BY Ian Dunn | November 23 | comments icon 3 COMMENTS     print icon print


Scotland remains an anti-Catholic country

Archbishop Tartaglia of Glasgow speaks out as Crown Office figures prove football legislation has failed to tackle wider the problem.

Archbishop Philip Tartaglia of Glasgow has said the Scottish Government is refusing to face up to the brutal nature of anti-Catholicism in Scotland as new Crown Office statistics show an increase in attacks on Catholics.

The data contained in the latest report—Religiously aggravated offending in Scotland 2011-2012—shows an increase of 26 per cent in religious hate crimes, with 509 attacks on Catholics making up 58.per cent of all such offences. Anti-Catholic attacks are more prevalent than attacks on all other religious groups combined.

Archbishop Tartaglia, newly elected President of the Bishops’ Conference of Scotland, said the statistics proved Catholics can not feel completely safe in Scotland.

“I am saddened by the latest figures on religiously aggravated offending,” he said. “While most Catholics are safe most of the time, these figures show a side of Scotland, which is truly unfortunate.”

The archbishop also said the Scottish Government had to face up to the reality that Scotland was and still is an anti-Catholic country.

“Sadly, it seems incontrovertible now that our problem is not so much sectarianism but anti-Catholicism,” he said.  “This is regrettable because popular culture is inventing all kinds of new reasons to marginalise and hate Catholics. In the face of this, the Catholic community of Scotland remains steadfast in faith, joyful in hope and fully committed to being part of Scottish society.”

Scotland introduced the Offensive Behaviour at Football and Threatening Communications (Scotland) Act 2012 on March 1 this year and it was reported this month that 89 per cent of reported cases of offensive behaviour have been prosecuted and 83 per cent of those have brought convictions.

While Archbishop Tartaglia has himself witnessed anti-Catholic bigotry on the football terraces, sectarianism in Scotland is not limited to sporting events. As Peter Kearney, director of the Scottish Catholic Media Office, told the SCO last week: “The reality is that football-related incidents only ever made up 15 per cent of sectarian-aggravated offences, so that is a total red herring.”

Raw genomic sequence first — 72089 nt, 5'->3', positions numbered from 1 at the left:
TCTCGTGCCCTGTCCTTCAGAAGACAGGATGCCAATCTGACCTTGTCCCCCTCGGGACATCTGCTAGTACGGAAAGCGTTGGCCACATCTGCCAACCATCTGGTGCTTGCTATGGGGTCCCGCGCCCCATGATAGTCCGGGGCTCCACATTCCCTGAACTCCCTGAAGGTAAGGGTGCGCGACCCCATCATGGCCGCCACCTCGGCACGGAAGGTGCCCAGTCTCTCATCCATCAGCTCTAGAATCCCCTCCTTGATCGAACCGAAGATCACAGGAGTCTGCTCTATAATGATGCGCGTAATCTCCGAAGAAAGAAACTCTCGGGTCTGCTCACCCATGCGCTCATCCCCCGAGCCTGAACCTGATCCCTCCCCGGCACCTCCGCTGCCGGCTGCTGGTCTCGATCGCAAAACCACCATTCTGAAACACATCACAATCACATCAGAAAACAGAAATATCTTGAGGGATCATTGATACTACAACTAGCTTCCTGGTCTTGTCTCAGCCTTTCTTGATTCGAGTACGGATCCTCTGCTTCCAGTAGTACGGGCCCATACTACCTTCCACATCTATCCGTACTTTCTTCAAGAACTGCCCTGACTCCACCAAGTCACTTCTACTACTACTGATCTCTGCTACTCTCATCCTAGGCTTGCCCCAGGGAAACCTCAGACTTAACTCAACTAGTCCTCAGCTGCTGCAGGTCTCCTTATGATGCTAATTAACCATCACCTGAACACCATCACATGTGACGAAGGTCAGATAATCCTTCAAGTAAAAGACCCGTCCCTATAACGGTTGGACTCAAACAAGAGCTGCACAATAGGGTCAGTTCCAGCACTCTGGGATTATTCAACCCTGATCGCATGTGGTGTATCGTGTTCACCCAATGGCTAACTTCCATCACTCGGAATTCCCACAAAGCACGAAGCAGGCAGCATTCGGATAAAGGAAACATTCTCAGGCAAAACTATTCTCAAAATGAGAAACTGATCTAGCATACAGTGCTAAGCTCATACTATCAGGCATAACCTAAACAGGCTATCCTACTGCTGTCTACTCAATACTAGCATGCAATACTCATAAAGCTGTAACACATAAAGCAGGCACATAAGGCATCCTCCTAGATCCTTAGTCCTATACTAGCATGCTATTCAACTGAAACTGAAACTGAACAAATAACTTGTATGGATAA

Comments - 3 Responses

  1. paul stewart says:

    i disagree that the Scottish Govs policy is not working, surely if more people are reporting or if more folk are getting caught, then this shows that the policy is working? I wonder how many of these sectarian offences take place at orange walks? I have been asking for decades for these hate filled bigot fests should be banned! Only by voting for an Independent Scotland can these orange walks be properly targeted.

  2. paul stewart says:

    sorry “that” instead of “for”

  3. rob mcdonald says:

    neither labour or snp have been honest about anti- catholicism, it is easier to play the old song about them both being as bad as each other and the problem being a glasgow and a football one. Sadly their own statistics could not be swewed to say this so were lost last time and misrepresented this time. I suspect the politicoes fear to tell the truth in case it damages the country’s reputation. Good on the archbishop and previously the cardinal for daring to tell the unpallatable truth

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